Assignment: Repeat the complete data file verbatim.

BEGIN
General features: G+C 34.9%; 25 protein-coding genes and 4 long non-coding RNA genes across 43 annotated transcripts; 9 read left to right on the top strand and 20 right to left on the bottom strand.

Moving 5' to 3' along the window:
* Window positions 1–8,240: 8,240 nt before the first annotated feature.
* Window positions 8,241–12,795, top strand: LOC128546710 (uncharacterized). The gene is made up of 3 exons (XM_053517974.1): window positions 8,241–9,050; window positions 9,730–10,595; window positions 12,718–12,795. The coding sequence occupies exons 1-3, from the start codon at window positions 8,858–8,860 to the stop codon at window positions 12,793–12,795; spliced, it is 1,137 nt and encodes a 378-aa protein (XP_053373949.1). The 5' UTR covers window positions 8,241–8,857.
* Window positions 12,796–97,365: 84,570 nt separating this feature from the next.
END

General features: G+C 34.9%; 25 protein-coding genes and 4 long non-coding RNA genes across 43 annotated transcripts; 9 read left to right on the top strand and 20 right to left on the bottom strand.

Moving 5' to 3' along the window:
* Window positions 1–8,240: 8,240 nt before the first annotated feature.
* Window positions 8,241–12,795, top strand: LOC128546710 (uncharacterized). The gene is made up of 3 exons (XM_053517974.1): window positions 8,241–9,050; window positions 9,730–10,595; window positions 12,718–12,795. The coding sequence occupies exons 1-3, from the start codon at window positions 8,858–8,860 to the stop codon at window positions 12,793–12,795; spliced, it is 1,137 nt and encodes a 378-aa protein (XP_053373949.1). The 5' UTR covers window positions 8,241–8,857.
* Window positions 12,796–97,365: 84,570 nt separating this feature from the next.